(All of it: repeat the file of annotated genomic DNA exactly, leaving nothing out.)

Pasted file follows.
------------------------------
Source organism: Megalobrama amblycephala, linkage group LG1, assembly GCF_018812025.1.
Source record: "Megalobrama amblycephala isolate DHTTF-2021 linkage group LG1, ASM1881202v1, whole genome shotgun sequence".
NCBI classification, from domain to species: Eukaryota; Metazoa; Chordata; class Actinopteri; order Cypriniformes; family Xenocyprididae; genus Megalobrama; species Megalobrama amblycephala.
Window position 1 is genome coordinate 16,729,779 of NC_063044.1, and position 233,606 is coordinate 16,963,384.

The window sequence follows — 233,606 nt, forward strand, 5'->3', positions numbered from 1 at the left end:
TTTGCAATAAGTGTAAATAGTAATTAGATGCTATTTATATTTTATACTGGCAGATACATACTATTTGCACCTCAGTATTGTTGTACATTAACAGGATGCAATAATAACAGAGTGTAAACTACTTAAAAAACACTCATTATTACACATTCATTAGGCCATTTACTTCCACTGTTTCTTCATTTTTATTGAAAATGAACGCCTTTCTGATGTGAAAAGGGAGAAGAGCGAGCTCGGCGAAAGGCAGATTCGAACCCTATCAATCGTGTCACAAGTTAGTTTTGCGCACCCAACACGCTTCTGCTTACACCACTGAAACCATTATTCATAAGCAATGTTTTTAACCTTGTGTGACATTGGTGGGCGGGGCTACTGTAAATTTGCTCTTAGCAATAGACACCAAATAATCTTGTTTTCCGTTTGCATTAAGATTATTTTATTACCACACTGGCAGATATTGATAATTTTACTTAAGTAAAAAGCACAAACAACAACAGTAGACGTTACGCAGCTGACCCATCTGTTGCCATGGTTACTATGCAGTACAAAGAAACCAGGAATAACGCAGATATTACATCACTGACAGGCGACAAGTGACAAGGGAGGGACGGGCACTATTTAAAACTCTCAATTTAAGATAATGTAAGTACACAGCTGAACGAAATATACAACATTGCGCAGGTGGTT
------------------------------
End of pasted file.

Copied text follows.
Source organism: Megalobrama amblycephala, linkage group LG1, assembly GCF_018812025.1.
Source record: "Megalobrama amblycephala isolate DHTTF-2021 linkage group LG1, ASM1881202v1, whole genome shotgun sequence".
NCBI classification, from domain to species: Eukaryota; Metazoa; Chordata; class Actinopteri; order Cypriniformes; family Xenocyprididae; genus Megalobrama; species Megalobrama amblycephala.
Window position 1 is genome coordinate 16,729,779 of NC_063044.1, and position 233,606 is coordinate 16,963,384.

The window sequence follows — 233,606 nt, forward strand, 5'->3', positions numbered from 1 at the left end:
TTTGCAATAAGTGTAAATAGTAATTAGATGCTATTTATATTTTATACTGGCAGATACATACTATTTGCACCTCAGTATTGTTGTACATTAACAGGATGCAATAATAACAGAGTGTAAACTACTTAAAAAACACTCATTATTACACATTCATTAGGCCATTTACTTCCACTGTTTCTTCATTTTTATTGAAAATGAACGCCTTTCTGATGTGAAAAGGGAGAAGAGCGAGCTCGGCGAAAGGCAGATTCGAACCCTATCAATCGTGTCACAAGTTAGTTTTGCGCACCCAACACGCTTCTGCTTACACCACTGAAACCATTATTCATAAGCAATGTTTTTAACCTTGTGTGACATTGGTGGGCGGGGCTACTGTAAATTTGCTCTTAGCAATAGACACCAAATAATCTTGTTTTCCGTTTGCATTAAGATTATTTTATTACCACACTGGCAGATATTGATAATTTTACTTAAGTAAAAAGCACAAACAACAACAGTAGACGTTACGCAGCTGACCCATCTGTTGCCATGGTTACTATGCAGTACAAAGAAACCAGGAATAACGCAGATATTACATCACTGACAGGCGACAAGTGACAAGGGAGGGACGGGCACTATTTAAAACTCTCAATTTAAGATAATGTAAGTACACAGCTGAACGAAATATACAACATTGCGCAGGTGGTT